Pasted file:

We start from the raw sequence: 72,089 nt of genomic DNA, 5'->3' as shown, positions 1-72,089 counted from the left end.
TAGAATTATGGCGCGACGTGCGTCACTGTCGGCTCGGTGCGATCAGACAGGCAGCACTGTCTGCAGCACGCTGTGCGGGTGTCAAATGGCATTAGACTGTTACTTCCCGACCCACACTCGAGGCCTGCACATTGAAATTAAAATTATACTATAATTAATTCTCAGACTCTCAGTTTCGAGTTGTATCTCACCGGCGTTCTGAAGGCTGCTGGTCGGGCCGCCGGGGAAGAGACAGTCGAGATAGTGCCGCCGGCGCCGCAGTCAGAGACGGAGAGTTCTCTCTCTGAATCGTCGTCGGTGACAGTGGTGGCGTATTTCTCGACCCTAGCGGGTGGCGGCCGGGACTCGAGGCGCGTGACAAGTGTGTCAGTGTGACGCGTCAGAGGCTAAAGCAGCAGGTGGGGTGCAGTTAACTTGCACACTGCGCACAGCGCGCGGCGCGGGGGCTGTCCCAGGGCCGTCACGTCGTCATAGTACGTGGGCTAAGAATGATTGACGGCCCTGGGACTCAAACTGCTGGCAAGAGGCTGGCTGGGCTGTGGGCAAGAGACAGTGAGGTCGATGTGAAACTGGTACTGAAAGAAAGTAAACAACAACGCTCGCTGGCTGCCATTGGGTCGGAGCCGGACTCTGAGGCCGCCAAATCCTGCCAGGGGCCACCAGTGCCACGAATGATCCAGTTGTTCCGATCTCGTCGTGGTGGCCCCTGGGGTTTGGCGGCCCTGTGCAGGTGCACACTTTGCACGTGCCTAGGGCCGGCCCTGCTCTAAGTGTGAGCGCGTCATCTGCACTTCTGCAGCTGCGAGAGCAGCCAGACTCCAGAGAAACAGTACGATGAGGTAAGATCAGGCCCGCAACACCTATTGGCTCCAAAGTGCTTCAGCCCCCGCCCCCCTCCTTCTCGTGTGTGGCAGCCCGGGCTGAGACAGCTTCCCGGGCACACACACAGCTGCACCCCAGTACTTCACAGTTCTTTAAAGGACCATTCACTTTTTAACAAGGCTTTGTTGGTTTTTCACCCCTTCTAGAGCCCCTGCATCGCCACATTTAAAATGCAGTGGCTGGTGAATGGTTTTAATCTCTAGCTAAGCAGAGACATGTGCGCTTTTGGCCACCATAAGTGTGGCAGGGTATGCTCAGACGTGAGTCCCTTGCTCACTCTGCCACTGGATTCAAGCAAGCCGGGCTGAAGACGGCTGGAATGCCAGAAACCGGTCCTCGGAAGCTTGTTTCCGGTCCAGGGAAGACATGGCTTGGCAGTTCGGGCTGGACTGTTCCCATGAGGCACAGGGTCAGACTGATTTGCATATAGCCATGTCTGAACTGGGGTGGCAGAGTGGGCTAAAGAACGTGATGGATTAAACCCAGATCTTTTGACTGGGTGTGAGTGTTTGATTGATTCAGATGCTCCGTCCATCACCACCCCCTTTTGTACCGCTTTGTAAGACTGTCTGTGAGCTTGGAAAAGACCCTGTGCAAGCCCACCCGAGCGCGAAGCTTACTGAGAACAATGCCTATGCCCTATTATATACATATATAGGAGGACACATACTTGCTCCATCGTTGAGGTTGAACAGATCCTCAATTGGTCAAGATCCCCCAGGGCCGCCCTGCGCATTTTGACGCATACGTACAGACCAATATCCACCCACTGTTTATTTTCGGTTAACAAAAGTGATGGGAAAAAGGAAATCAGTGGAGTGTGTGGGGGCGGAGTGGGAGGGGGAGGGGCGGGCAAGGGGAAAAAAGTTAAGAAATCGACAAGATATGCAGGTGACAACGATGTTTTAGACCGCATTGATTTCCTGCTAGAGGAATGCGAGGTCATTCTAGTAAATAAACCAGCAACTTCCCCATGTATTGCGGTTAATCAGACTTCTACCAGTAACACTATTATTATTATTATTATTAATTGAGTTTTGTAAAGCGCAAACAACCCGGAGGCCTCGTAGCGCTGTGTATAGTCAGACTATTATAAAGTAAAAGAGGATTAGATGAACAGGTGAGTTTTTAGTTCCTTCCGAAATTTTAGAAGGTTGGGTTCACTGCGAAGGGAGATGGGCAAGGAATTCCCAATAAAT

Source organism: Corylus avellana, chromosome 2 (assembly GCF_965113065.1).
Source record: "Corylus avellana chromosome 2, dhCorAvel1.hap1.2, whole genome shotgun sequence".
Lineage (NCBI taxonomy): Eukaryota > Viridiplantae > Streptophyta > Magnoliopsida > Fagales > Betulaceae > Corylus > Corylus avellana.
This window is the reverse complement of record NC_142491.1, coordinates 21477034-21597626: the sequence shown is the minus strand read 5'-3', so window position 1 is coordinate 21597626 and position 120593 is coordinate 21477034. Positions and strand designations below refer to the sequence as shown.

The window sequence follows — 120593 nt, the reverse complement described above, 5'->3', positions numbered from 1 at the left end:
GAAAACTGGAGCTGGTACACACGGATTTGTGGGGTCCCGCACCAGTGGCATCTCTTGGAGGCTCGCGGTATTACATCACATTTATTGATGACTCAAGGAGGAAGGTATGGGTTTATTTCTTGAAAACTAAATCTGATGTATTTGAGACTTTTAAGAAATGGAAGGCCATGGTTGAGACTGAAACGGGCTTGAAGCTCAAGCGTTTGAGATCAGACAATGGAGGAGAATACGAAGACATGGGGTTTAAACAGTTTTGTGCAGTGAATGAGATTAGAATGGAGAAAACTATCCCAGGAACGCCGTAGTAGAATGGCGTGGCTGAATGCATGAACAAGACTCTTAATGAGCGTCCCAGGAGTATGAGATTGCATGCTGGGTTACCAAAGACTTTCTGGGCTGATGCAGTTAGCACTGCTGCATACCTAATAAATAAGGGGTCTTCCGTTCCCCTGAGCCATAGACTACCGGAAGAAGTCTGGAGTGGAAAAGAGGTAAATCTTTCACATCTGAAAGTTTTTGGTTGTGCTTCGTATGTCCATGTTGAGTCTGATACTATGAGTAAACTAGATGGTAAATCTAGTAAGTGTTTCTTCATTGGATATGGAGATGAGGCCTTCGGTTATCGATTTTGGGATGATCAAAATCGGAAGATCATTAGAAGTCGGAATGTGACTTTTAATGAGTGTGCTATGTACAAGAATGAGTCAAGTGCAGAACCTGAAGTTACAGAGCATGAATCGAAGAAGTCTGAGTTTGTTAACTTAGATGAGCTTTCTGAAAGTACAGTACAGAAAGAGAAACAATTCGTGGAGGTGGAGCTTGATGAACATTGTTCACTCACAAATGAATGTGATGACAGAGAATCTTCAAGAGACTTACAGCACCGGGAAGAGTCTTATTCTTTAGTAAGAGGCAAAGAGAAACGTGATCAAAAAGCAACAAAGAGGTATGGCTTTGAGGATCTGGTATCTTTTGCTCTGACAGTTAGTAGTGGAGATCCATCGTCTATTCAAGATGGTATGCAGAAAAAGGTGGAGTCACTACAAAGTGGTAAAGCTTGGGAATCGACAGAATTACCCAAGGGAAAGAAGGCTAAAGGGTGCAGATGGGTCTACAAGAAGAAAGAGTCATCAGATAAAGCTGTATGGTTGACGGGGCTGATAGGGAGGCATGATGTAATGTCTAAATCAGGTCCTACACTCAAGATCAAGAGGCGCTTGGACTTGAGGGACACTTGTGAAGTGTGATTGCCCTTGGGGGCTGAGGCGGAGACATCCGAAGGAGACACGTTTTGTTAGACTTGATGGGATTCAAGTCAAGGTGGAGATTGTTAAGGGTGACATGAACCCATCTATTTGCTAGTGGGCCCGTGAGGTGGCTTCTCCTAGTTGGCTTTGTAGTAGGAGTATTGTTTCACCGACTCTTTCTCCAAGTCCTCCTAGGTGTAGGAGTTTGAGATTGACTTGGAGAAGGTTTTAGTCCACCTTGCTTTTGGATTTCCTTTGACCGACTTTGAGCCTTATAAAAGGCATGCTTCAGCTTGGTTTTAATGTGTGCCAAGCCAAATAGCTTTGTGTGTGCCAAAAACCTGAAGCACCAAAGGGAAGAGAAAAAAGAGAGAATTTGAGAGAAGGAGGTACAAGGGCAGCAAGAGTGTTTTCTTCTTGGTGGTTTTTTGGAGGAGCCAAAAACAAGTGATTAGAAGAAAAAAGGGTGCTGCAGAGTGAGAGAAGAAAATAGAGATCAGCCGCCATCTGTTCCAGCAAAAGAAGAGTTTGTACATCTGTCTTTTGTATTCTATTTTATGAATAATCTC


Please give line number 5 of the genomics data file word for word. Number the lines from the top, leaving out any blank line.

Lineage (NCBI taxonomy): Eukaryota > Viridiplantae > Streptophyta > Magnoliopsida > Fagales > Betulaceae > Corylus > Corylus avellana.